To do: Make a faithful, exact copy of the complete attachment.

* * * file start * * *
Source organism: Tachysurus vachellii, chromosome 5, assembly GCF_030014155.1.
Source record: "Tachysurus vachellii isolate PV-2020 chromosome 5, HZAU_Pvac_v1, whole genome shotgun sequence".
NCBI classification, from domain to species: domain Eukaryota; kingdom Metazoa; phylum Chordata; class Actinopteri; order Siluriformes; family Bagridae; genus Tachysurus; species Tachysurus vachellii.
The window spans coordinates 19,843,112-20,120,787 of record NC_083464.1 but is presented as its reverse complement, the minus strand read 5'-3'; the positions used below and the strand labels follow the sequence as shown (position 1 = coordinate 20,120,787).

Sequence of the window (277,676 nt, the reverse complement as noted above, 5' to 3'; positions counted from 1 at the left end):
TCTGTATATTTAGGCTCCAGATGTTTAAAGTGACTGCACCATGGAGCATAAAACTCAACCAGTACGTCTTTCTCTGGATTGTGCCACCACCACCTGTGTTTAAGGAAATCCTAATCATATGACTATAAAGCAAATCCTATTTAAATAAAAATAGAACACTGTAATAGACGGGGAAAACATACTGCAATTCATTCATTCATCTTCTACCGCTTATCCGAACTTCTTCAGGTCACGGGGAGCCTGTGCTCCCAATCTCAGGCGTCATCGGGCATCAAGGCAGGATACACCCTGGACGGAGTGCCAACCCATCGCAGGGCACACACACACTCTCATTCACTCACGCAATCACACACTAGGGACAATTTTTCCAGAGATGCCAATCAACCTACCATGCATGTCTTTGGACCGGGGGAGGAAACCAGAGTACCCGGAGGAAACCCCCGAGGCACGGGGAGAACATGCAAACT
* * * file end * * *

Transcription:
Source organism: Tachysurus vachellii, chromosome 5, assembly GCF_030014155.1.
Source record: "Tachysurus vachellii isolate PV-2020 chromosome 5, HZAU_Pvac_v1, whole genome shotgun sequence".
NCBI classification, from domain to species: domain Eukaryota; kingdom Metazoa; phylum Chordata; class Actinopteri; order Siluriformes; family Bagridae; genus Tachysurus; species Tachysurus vachellii.
The window spans coordinates 19,843,112-20,120,787 of record NC_083464.1 but is presented as its reverse complement, the minus strand read 5'-3'; the positions used below and the strand labels follow the sequence as shown (position 1 = coordinate 20,120,787).

Sequence of the window (277,676 nt, the reverse complement as noted above, 5' to 3'; positions counted from 1 at the left end):
TCTGTATATTTAGGCTCCAGATGTTTAAAGTGACTGCACCATGGAGCATAAAACTCAACCAGTACGTCTTTCTCTGGATTGTGCCACCACCACCTGTGTTTAAGGAAATCCTAATCATATGACTATAAAGCAAATCCTATTTAAATAAAAATAGAACACTGTAATAGACGGGGAAAACATACTGCAATTCATTCATTCATCTTCTACCGCTTATCCGAACTTCTTCAGGTCACGGGGAGCCTGTGCTCCCAATCTCAGGCGTCATCGGGCATCAAGGCAGGATACACCCTGGACGGAGTGCCAACCCATCGCAGGGCACACACACACTCTCATTCACTCACGCAATCACACACTAGGGACAATTTTTCCAGAGATGCCAATCAACCTACCATGCATGTCTTTGGACCGGGGGAGGAAACCAGAGTACCCGGAGGAAACCCCCGAGGCACGGGGAGAACATGCAAACT